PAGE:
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Acute Coronary Syndrome - ACS

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Updated April 28, 2014

Coronary artery disease (CAD) produces two broad categories of clinical syndromes - stable angina, and Acute Coronary Syndrome (ACS). If you have CAD, you probably know all about stable angina. But chances are, you don't know much about ACS. You need to know about ACS, though, because it is extremely important.

What is ACS?

ASC occurs when a blood clot suddenly forms within a coronary artery, usually due to the acute rupture of a plaque. Plaque rupture can occur at any time, and often completely without warning. The blood clot will often completely stop or significantly reduce the flow of blood to the heart muscle, and is considered a medical emergency. Any plaque can rupture, even small ones. This is why you will often hear of people who have a myocardial infarction (MI), or heart attack, shortly after being told their CAD is "insignificant."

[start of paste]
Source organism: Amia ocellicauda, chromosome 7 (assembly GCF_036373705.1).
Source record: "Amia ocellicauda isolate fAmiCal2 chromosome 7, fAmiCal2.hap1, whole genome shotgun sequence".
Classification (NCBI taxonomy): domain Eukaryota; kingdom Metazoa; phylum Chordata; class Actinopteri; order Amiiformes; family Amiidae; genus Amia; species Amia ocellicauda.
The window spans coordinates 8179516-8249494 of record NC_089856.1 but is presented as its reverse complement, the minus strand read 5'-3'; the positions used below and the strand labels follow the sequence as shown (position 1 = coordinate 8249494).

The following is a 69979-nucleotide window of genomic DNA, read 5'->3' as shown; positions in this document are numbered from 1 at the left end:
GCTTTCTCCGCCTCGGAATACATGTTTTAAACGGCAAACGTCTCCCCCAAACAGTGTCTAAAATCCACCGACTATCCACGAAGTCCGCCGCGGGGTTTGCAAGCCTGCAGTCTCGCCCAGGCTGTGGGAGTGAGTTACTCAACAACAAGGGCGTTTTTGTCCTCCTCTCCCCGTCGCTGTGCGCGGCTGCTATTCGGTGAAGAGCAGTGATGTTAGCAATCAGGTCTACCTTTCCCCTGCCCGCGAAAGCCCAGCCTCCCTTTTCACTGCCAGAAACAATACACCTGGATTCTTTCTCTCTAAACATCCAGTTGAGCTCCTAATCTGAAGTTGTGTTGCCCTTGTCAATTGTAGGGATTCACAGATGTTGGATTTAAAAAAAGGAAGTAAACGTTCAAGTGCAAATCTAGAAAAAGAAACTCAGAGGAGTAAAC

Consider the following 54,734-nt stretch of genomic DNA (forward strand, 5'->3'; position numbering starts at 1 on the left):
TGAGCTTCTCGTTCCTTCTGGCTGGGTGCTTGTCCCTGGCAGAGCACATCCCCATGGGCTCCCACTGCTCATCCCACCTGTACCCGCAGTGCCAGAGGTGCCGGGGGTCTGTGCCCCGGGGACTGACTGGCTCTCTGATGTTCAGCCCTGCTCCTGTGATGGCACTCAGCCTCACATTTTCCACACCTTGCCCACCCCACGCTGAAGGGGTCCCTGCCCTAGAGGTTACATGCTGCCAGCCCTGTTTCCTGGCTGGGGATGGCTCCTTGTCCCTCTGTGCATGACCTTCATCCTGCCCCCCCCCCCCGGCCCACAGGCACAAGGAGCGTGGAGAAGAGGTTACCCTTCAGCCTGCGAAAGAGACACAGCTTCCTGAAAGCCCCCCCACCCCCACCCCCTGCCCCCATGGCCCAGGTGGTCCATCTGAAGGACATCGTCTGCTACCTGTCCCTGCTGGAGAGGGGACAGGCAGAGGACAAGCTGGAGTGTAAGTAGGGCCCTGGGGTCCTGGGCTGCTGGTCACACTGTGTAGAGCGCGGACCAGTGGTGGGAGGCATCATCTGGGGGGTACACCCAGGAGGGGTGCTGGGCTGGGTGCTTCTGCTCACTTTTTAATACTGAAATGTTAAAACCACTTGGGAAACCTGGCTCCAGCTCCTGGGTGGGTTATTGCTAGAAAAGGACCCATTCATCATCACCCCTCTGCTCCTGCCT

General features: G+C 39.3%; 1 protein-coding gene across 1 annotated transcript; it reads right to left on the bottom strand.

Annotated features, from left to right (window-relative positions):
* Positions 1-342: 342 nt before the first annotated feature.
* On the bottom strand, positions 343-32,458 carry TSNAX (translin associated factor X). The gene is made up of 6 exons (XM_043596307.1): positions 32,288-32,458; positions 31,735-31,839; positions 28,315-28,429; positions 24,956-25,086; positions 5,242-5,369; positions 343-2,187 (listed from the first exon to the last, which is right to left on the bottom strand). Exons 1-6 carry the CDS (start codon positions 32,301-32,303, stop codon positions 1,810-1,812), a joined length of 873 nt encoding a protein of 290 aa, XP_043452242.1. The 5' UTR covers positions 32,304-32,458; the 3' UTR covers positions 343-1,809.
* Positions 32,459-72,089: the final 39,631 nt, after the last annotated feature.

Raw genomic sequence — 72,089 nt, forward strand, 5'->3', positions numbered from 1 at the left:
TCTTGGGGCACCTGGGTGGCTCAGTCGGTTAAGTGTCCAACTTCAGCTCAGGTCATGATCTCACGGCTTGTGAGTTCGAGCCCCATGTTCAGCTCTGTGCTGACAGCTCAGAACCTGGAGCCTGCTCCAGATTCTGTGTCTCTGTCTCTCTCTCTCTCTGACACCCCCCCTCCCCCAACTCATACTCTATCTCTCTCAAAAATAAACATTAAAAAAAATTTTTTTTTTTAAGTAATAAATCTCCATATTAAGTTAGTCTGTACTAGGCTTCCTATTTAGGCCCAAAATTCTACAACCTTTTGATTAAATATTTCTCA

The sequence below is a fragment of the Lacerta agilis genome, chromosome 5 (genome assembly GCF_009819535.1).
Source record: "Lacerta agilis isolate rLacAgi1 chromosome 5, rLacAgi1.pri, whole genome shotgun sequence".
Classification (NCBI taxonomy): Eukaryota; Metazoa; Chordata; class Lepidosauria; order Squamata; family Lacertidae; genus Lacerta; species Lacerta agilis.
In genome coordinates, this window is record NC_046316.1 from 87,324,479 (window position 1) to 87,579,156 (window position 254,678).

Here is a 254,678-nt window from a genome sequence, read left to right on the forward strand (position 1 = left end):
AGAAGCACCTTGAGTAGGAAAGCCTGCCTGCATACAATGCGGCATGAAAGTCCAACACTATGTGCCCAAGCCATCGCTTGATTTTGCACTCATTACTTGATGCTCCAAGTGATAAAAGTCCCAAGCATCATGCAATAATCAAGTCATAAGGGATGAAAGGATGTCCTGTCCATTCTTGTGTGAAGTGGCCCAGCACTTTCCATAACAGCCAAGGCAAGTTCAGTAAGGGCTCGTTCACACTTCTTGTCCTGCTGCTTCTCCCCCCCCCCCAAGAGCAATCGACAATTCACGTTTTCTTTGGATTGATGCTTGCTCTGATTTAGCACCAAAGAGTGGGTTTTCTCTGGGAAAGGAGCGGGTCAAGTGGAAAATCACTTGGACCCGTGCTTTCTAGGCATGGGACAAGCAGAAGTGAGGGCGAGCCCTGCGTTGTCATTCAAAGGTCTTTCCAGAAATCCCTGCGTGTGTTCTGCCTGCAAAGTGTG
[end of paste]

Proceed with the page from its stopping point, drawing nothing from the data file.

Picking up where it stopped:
Symptoms of ACS

The symptoms of ACS are similar to those of stable angina (i.e., chest pain or discomfort), but are often much more intense and persistent. The chest pain in ACS is often accompanied by other disturbing symptoms such as sweating, dizziness, nausea, extreme anxiety, and what is often described as a "feeling of impending doom." The chest pain is often untouched by nitroglycerin (which usually relieves stable angina). On the other hand, some people who have ACS will have only mild symptoms, or will fail to notice any symptoms at all - at least initially. Unfortunately, the permanent heart damage that often results from ACS will, sooner or later, produce symptoms.

The Three General Types of ACS.

Cardiologists divide ACS into three distinct clinical patterns. Two of them represent different forms of MI, and one represents a particularly severe form of angina, called "unstable angina." All three are caused by acute blood clots in the coronary arteries.